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Latest Astrophysics Stories

Magellan Telescopes at Las Campanas Observatory
2014-05-02 04:46:11

John P. Millis, Ph.D. for redOrbit.com - Your Universe Online In the normal course of evolution, galaxies initially formed stars as clouds of hydrogen and helium collapsed. Eventually the density and temperature of the cores would ignite nuclear fusion, allowing them to shine during what we call the main sequence phase of their lives. Eventually, stars will fuse heavier and heavier elements, with stars like our sun eventually culminating as balls of carbon and oxygen – in varying...

Star Wars Science: Revealing Real-World Physics Behind Plasma Shields
2014-04-30 14:13:47

[ Watch the Video: Shields Up! The Physics Of Star Wars ] Brett Smith for redOrbit.com - Your Universe Online Just as production of the next Star Wars film is starting to ramp up in London – student researchers 100 miles up the road at the University of Leicester revealed a report on the physics behind plasma shields used to protect battling spaceships and the massive Death Star. Published in the peer-reviewed, student-run Journal of Special Physics Topics, the new report concluded...

Caltech's Cosmic Web Imager Directly Observes "Dim Matter"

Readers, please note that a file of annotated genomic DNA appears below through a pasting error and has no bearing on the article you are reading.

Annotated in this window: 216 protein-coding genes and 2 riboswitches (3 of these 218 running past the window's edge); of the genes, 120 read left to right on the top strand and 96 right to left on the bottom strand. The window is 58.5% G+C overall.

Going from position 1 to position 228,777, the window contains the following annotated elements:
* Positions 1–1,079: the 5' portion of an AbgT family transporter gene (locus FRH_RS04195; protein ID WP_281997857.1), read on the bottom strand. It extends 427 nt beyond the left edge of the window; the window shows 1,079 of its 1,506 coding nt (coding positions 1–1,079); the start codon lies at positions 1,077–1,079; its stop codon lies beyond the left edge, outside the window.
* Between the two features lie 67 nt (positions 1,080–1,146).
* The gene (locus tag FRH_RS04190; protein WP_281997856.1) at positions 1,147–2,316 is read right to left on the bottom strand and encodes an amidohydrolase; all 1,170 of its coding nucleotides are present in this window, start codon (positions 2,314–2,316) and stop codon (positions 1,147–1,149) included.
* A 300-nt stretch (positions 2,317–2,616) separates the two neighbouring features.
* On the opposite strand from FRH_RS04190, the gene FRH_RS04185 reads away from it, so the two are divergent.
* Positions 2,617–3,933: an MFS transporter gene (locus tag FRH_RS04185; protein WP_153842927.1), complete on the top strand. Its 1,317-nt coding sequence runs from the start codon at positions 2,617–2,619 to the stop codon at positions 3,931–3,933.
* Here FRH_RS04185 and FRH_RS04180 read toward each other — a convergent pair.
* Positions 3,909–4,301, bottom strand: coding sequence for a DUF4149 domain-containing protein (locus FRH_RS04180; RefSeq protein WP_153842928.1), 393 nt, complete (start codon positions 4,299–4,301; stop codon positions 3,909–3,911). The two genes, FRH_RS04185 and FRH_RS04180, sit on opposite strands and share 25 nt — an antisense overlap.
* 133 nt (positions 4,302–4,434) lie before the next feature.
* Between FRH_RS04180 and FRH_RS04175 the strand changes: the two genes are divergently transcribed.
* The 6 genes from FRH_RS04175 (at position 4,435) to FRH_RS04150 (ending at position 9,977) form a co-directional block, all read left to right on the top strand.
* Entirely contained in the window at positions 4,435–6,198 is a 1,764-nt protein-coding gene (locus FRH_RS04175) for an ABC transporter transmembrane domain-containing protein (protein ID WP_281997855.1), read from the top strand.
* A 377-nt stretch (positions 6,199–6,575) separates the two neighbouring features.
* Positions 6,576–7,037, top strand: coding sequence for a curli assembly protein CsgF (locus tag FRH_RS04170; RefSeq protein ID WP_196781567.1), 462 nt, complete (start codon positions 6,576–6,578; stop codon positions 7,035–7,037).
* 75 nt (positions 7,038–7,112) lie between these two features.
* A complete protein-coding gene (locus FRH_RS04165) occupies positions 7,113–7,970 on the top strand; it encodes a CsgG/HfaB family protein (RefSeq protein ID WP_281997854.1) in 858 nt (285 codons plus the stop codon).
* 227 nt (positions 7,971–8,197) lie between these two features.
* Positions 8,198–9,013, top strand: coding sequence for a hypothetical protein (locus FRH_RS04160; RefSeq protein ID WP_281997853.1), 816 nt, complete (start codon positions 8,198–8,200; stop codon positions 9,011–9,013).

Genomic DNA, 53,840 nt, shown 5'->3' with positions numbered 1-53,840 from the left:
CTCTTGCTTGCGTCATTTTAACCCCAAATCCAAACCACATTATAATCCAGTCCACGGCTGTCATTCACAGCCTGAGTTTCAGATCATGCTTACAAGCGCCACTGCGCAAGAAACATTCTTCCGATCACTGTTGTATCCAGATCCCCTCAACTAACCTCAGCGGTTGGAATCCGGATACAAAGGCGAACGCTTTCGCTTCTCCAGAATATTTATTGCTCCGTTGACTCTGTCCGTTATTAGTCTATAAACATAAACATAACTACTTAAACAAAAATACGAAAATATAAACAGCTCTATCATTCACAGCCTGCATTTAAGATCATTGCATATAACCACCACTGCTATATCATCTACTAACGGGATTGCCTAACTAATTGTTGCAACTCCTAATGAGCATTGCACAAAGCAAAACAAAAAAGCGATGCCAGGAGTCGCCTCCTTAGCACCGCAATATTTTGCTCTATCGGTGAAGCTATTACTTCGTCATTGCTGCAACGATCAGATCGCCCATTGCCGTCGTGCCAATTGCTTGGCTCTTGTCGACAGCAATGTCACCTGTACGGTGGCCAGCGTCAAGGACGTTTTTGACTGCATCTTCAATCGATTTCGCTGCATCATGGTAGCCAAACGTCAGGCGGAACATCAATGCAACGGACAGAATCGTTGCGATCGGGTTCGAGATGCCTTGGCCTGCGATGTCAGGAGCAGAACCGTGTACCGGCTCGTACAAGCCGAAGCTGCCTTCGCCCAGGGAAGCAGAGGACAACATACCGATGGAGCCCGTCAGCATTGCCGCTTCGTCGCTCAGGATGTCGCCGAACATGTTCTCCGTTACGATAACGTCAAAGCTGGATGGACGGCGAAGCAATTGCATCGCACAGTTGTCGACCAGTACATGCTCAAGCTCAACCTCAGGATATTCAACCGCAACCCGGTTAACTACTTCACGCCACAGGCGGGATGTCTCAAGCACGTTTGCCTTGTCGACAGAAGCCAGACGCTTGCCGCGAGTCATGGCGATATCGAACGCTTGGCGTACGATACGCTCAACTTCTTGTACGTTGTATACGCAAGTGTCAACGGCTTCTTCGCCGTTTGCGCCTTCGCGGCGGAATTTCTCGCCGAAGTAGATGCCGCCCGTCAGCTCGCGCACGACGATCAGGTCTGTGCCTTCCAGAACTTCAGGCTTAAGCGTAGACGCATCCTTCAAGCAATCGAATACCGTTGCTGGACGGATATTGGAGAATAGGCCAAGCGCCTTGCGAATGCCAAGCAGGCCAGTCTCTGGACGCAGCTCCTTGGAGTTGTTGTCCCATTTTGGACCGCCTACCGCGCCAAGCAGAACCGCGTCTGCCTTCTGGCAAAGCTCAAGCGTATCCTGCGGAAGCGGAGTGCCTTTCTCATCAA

2014-04-30 03:53:16

Cynthia Eller, California Institute of Technology Caltech astronomers have taken unprecedented images of the intergalactic medium (IGM)—the diffuse gas that connects galaxies throughout the universe—with the Cosmic Web Imager, an instrument designed and built at Caltech. Until now, the structure of the IGM has mostly been a matter for theoretical speculation. However, with observations from the Cosmic Web Imager, deployed on the Hale 200-inch telescope at Palomar Observatory,...

Brightening Star Offers Astronomers New Way To Study Binary Systems
2014-04-22 10:48:49

Brett Smith for redOrbit.com - Your Universe Online Researchers searching for planets orbiting around a distant star look for a signature dimming of that star’s light, but what if the distant star suddenly gets a bit brighter? Astronomers from the University of Washington observed just such a phenomenon, but instead of concluding they had found an ‘upside-down’ planet, the scientists realized they had found a new way to study binary star systems, according to their report...

What's Lurking Beneath The Surface Of The Sun?
2014-04-21 12:49:25

NASA Like a balloon bobbing along in the air while tied to a child's hand, a tracer has been found in the sun's atmosphere to help track the flow of material coursing underneath the sun's surface. New research that uses data from NASA's Solar Dynamics Observatory, or SDO, to track bright points in the solar atmosphere and magnetic signatures on the sun's surface offers a way to probe the star's depths faster than ever before. The technique opens the door for near real-time mapping of...